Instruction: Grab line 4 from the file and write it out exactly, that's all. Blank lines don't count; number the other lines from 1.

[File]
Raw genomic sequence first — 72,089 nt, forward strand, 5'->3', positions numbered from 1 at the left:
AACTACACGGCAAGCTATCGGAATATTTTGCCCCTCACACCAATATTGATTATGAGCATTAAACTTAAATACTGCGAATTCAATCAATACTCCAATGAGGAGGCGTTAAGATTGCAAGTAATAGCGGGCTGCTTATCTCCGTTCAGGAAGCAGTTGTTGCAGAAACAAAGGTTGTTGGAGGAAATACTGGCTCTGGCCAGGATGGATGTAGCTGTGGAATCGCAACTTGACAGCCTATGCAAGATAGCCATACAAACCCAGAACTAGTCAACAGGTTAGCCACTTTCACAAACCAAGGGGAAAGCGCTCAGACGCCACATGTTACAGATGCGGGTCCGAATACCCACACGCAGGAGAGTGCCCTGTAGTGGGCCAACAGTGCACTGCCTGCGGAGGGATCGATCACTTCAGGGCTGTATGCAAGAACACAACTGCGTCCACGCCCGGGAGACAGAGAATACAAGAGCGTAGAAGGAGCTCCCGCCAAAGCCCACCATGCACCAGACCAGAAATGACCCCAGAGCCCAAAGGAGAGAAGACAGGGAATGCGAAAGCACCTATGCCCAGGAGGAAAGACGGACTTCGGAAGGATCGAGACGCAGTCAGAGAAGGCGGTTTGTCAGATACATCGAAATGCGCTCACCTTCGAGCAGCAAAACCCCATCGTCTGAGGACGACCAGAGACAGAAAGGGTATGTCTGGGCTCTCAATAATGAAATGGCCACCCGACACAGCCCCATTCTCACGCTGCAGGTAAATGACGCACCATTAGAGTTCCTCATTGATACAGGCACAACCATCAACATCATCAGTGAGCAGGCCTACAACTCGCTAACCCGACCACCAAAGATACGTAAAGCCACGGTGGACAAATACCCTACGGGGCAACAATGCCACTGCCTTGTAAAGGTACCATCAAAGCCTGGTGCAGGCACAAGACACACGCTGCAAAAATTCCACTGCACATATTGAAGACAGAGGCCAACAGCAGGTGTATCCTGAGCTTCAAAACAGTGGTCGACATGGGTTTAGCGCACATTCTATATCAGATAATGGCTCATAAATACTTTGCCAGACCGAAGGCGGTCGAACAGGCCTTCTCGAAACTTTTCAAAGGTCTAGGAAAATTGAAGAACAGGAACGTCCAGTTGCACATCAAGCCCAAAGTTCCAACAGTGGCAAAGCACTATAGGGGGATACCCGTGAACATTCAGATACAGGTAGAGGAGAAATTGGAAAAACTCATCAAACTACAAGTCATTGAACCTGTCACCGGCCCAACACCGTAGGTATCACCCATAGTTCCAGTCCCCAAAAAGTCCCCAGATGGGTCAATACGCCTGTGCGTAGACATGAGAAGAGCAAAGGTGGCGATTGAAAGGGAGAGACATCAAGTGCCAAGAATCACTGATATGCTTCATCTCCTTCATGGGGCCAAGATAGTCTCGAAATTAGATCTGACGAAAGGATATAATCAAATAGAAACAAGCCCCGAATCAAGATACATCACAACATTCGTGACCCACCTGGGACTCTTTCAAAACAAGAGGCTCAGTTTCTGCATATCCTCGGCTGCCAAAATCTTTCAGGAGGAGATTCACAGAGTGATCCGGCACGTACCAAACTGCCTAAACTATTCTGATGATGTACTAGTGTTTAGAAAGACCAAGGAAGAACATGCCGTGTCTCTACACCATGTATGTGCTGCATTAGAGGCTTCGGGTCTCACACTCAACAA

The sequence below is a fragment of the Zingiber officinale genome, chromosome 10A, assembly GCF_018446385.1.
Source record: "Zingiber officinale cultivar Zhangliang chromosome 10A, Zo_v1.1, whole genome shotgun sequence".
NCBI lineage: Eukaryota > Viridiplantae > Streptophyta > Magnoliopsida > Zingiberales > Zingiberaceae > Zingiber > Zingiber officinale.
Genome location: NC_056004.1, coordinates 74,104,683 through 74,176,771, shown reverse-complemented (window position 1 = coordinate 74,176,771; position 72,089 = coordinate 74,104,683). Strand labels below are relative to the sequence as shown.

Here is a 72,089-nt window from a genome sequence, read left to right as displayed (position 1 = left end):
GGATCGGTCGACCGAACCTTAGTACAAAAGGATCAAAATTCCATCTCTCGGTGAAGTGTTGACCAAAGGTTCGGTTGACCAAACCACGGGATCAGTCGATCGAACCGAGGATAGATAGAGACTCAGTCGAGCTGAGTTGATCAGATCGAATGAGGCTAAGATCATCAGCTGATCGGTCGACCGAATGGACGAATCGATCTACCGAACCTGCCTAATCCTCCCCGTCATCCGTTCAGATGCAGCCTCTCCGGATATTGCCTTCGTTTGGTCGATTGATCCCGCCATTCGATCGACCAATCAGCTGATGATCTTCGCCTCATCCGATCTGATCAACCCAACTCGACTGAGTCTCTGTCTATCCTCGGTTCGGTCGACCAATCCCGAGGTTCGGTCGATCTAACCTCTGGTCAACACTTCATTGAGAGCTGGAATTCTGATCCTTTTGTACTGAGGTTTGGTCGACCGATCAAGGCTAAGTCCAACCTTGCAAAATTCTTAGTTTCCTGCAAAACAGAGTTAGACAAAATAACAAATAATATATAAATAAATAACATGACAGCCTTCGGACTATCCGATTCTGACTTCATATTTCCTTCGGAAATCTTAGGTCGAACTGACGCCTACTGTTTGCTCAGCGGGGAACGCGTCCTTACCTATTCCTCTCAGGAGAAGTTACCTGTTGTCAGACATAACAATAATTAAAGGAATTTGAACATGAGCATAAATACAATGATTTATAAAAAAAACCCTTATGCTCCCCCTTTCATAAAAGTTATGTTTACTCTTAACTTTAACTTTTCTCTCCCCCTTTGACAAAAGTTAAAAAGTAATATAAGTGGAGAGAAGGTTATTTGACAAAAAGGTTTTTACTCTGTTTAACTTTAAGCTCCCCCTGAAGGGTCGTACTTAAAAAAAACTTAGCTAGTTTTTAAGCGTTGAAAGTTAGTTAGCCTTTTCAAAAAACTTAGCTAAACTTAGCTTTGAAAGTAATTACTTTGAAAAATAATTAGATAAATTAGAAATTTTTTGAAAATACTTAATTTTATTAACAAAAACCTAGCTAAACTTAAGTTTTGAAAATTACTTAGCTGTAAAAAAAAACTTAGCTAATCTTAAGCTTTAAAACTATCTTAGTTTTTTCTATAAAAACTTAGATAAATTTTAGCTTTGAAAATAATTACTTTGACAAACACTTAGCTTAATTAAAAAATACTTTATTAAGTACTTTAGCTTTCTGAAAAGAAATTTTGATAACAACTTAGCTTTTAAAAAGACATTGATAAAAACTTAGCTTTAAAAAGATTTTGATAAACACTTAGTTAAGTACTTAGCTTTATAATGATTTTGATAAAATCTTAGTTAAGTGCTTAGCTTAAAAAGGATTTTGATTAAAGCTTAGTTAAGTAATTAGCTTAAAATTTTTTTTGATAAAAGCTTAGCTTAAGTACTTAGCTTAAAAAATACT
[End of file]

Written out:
Source record: "Zingiber officinale cultivar Zhangliang chromosome 10A, Zo_v1.1, whole genome shotgun sequence".